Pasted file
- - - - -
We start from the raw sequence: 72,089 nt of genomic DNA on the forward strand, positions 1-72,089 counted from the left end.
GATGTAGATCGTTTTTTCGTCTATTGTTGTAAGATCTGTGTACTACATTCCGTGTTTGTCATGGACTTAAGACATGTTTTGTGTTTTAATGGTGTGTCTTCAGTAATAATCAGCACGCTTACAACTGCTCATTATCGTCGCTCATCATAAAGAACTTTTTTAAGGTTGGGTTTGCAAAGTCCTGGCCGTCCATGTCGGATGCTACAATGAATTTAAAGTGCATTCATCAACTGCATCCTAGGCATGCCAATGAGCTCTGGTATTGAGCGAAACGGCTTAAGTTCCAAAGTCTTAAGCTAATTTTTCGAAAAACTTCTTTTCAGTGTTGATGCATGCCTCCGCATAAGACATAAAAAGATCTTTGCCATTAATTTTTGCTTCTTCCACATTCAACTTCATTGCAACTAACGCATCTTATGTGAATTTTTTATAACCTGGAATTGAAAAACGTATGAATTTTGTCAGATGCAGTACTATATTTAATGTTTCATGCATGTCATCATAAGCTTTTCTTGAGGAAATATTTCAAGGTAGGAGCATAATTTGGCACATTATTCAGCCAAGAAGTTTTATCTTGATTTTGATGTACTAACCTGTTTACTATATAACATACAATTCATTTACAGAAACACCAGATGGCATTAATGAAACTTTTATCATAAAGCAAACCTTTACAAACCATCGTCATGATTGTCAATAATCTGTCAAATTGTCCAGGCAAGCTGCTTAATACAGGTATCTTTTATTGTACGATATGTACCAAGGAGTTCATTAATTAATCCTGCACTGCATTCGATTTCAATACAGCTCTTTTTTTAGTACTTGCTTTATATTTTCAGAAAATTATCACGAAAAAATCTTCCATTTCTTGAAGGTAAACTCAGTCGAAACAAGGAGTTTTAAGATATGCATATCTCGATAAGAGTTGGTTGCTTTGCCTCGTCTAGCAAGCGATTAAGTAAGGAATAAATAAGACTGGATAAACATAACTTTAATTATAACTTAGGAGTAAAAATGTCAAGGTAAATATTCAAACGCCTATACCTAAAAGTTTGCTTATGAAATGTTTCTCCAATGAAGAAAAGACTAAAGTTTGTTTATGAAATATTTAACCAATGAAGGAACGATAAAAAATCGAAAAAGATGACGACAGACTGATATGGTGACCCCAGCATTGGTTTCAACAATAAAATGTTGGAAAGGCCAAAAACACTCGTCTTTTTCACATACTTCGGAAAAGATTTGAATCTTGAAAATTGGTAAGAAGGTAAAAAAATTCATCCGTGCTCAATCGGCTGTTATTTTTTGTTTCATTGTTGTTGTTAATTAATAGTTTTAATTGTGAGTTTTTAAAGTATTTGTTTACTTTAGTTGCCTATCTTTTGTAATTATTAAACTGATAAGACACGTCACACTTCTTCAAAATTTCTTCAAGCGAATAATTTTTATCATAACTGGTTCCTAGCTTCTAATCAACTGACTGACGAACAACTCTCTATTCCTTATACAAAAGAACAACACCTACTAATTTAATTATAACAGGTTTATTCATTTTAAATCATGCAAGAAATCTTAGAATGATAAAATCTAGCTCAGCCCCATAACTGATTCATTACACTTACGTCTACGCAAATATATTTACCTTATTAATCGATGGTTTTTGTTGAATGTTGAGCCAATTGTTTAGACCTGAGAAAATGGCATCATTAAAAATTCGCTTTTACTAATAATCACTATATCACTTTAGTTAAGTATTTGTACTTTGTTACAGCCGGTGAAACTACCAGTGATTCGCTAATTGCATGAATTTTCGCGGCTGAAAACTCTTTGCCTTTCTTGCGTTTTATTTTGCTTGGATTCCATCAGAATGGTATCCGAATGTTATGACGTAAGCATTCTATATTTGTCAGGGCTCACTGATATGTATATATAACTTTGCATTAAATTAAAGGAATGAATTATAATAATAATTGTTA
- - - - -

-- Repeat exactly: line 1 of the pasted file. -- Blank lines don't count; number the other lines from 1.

We start from the raw sequence: 72,089 nt of genomic DNA on the forward strand, positions 1-72,089 counted from the left end.